The 7 Worst Things to Buy at the Airport, According to Experts
You're probably getting a bad deal with these pre-flight purchases.
Whether you somehow managed to make it through security quickly or are just dealing with a dreaded delay, it can be hard to avoid spending money when you have time to kill in the airport. Unfortunately, even modest terminals can be filled with tempting buys that run the gamut from pre-flight essentials all the way up to luxury fashion items. But if you're looking to steer clear of any bad deals, there are a few specific purchases you should avoid before you take off. Read on for the worst things to buy at the airport, according to experts.
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Trying to get enough sleep on a long flight can be pretty hard if you can't get comfortable in your seat. But if you're considering picking up a neck pillow for your next journey, you might want to get it before the very last minute.
"These can make any flight more comfortable, but you don't want to buy it at the airport," says Julie Ramhold, consumer analyst with DealNews.com.
As you might expect, the impulse comfort items are quite a bit pricier in the terminal than they are in the normal world.
"They cost far more than what you'd spend shopping online or from a big-box store like Target," Ramhold says. "If you travel a lot, it's worth picking up your own neck pillow from elsewhere for all your trips rather than buying one (or more) from an airport."
Headphones and electronics
Headphones are one of the essential items that can make travel bearable, allowing us to zone out in our seats to music, a podcast, or even a movie while noisy passengers carry on around us. Just make sure you come prepared for your flight and don't rely on the selection at the terminal.
"Buying headphones or any other piece of tech in an airport is also a big no-no as you'll probably end up paying too much for them," says Sean Walsh, travel expert and the founder of Pilot Passion.
Fortunately, he points out that many planes now provide free headphones you can use during the flight if you've forgotten yours, sparing you the extra expense.
"If this isn't the case, there's a high chance that the flight attendants are selling earbuds in-flight, and these are often far much cheaper than the ones sold at the airport," he says. "You can expect to pay as little as $2 to $5 for these."
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There's no denying that airplanes are extremely dry environments, which makes hydrating before and during your flight important. But unless you come prepared, you might wind up spending a lot more money on your refreshments.
"Purchasing bottled water at the airport is a good way to cut into your vacation budget thanks to its expensive nature," says Ramhold. "Instead, consider taking a collapsible water bottle with you that you can fill up once you're past security."
And it's not just useful for your flight. "That water bottle will be handy for keeping you hydrated on your trip and avoiding having to buy multiple bottles of water while you're walking around your destination," she explains.
Traveling internationally can sometimes require an extra level of preparation. But if you plan on picking up bills in the local currency at your destination, just make sure you wait until you're out of the airport.
"There's usually very little competition amongst the currency exchange booths in an airport. Hence, there is no incentive to charge affordable fees for their services and provide the best exchange rates," says Walsh.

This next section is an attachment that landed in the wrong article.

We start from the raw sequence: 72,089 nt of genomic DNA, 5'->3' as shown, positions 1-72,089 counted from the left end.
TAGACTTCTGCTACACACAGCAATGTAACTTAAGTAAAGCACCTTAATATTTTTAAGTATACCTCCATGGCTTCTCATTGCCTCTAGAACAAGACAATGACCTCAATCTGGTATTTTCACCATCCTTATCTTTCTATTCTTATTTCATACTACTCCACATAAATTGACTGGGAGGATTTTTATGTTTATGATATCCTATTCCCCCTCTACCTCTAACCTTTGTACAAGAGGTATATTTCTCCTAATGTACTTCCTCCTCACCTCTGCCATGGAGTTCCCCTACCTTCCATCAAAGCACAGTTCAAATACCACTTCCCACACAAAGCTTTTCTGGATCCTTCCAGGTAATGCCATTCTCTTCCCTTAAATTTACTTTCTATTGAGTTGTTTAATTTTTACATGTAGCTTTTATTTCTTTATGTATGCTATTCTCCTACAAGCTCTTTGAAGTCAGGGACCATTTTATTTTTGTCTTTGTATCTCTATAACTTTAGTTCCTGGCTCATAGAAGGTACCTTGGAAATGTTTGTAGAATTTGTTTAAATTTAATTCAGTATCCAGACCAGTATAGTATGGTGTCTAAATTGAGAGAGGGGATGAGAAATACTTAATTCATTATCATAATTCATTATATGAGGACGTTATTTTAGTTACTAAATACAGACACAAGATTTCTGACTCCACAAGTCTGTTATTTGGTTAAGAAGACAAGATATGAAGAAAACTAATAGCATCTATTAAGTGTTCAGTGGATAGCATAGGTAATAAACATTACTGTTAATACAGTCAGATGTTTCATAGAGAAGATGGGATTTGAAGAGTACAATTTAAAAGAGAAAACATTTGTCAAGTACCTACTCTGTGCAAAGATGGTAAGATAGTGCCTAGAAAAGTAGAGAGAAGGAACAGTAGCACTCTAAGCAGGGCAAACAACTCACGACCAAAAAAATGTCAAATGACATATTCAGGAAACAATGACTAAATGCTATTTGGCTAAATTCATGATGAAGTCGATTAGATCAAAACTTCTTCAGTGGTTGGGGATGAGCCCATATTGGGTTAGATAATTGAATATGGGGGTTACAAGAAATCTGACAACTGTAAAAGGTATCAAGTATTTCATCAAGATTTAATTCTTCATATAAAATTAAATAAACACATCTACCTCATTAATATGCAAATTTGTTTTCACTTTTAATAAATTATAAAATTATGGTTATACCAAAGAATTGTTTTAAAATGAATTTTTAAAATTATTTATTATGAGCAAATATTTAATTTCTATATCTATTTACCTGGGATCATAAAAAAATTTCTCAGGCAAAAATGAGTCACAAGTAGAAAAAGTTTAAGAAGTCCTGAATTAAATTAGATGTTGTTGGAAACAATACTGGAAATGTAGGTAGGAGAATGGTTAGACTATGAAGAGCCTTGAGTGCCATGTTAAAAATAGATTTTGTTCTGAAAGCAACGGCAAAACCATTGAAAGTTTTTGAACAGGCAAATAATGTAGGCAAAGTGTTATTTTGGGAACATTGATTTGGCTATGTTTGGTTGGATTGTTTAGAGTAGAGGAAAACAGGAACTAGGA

If you're looking for a better deal, you'll likely be better off waiting until you arrive at your destination and can make it to a bank. Otherwise, you can also stick to using a credit card for your purchases to help avoid theft, fraud, and other issues.
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Whether you're traveling for work or pleasure, having downtime at the airport can be useful for sending out those last-minute emails or putting some final touches on that big project. Unfortunately, while many major airports have now made it easier than ever to connect, it might not be worth ponying up for a reliable public connection.
"There's a good chance that depending on the airport you're heading to, they'll want you to pay for the service, and it won't be cheap," says Ramhold.
Instead, she suggests finding a cafe or coffee shop within the airport that may offer free WiFi. "After all, a cup of drip coffee—even at the airport—is probably far cheaper than what the airport itself will charge for stable WiFi. And you may not even be obligated to buy anything at all."
Those who've traveled internationally know that airports go to great lengths to entice you into purchasing at duty-free shops, often forcing departing passengers to walk directly through the shelves of expensive items to get to their gates. But while these might seem like a great last-minute gift option, you shouldn't be fooled by the pricey lineup.
"Be wary about buying alcohol and perfumes at the airport's duty-free shop, as sometimes the prices are way higher than at a normal retail store," says Justin Albertynas, travel expert and CEO of hotel booking engine RatePunk. "It's important to research and compare the local prices to make the right financial decisions."
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There's nothing wrong with picking up a little memento during your travels, especially if it's a gift. But experts caution that the worst place to grab a souvenir is from the terminal just before you depart.
"Not only are they usually very overpriced, but they also tend to be pretty generic," says Ramhold. "Even if you're on your way out and realize you forgot to buy a souvenir, you're better off ordering something online when you get home from a place you visited while you were there rather than resorting to something expensive and nondescript from the airport."